Other monasteries & monuments belong to the Abhayagiri Vihara complex
It is said that there are 27 monasteries in the entourage of the Abhayagiri complex (Wikramagamage, 2004). Vijayarama, Kiribat Vehera, Asokarama, Lankaramaya, Dakkhina Vihara, Toluvila, Puliyankulama, and Mihintale are some of the monasteries belonging to the Abhayagiri Vihara complex (Wikramagamage, 2004).

Other monuments within the Abhayagiri monastery premises include the Bodhighara, Eth-Pokuna, Ratnaprasada, Abhayagiriya Alms-Hall, Samadhi Buddha Statue, Kuttam Pokuna, Jantaghara, Kapara Mula, Uttara Mula, Anointing Pavilion, Assembly hall, and the Second Samadhi Statue.

Artifacts
A large number of artifacts have been unearthed through the archaeological excavations carried out at the monastic site by the Cultural Triangle from 1981 (Wikramagamage, 2004). Glazed earthenware and clay tiles, potteries, coins and coin molds, ingots, Buddha images, Bodhisattva images (Avalokitesvara, Tara), plaques, sculptures, grinding stones, bowls, stone statues, toilet, and urinary stones, and inscriptions are among the many artifacts found so far from the site. Some of them are presently on the display at Abhayagiriya Museum and Colombo National Museum.

Bronze Samadhi Buddha image
Bronze Samadhi Buddha image
This solid-cast bronze (right photo) with remains of gilt was discovered during the excavations near the refectory building (Wikramagamage, 2004). According to Wikramagamage, this image probably belong to a period prior to the second half of the 5th century (Wikramagamage, 2004). However, according to the description given by the National Museum of Colombo, this image belongs to the 9th-10th century A.D.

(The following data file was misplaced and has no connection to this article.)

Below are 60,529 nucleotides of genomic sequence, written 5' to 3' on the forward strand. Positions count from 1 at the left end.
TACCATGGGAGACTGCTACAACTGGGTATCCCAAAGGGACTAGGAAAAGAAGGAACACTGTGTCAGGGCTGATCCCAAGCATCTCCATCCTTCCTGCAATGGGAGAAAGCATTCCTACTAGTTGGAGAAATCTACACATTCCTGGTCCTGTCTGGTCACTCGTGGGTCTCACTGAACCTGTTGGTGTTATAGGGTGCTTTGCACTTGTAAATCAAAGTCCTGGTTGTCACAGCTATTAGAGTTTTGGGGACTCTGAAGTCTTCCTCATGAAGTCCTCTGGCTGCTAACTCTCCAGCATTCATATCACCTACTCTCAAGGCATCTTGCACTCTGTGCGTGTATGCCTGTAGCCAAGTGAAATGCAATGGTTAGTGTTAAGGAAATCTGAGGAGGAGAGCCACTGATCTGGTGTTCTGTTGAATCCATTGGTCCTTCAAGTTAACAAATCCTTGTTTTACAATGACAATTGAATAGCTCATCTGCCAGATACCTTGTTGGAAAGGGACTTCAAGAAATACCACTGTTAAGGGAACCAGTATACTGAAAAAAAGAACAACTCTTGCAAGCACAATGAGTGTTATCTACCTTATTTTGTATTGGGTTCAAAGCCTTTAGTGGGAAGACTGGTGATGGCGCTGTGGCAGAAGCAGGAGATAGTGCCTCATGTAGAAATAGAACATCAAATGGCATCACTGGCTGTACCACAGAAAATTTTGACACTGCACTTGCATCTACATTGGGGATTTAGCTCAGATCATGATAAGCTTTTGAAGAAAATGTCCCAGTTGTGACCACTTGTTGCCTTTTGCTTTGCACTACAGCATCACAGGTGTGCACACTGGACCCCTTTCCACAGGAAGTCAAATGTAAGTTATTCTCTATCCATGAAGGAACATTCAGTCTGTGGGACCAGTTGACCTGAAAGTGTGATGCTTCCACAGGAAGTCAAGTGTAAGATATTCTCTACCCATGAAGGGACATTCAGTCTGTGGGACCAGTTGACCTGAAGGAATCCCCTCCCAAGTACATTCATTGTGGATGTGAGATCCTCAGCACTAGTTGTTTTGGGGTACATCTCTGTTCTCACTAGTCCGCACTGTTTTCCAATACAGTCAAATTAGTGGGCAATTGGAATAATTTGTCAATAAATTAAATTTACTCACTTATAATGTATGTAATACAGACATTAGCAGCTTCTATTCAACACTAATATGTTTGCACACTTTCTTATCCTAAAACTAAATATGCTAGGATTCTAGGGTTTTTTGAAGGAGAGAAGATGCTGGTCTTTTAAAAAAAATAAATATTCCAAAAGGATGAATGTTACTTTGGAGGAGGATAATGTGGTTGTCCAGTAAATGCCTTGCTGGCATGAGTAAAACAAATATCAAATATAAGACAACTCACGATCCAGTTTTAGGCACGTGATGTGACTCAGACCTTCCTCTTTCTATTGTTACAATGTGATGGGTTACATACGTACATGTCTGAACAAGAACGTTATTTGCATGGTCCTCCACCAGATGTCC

The image shows the artistic features of the Maha Vihara school (Wikramagamage, 2004). It is seated in the Virasana postures with hands in Samadhi Mudra.

Limestone Samadhi Buddha image
Eight Samadhi Buddha images made of limestone were discovered in a clay pot unearthed at the boundary wall of a monks' residence to the northwest of the Eth-Pokuna (Jayasuriya, 2016). They have been dated by scholars to the 5-8 centuries A.D. (Jayasuriya, 2016).

Bronze bowl
A bronze bowl with Astamangala (eight auspicious signs) was discovered during the excavations at the Uttara-Mula premises (Wikramagamage, 2004). It measures 14.5 cm in diameter and 8 cm in height (Jayasuriya, 2016; Wikramagamage, 2004). The Astamangala signs are molded in low-relief in a band on the circumference of the bowl.

Ardhanarinateshvara (a Hindu bronze of the 7th-8th century A.D.)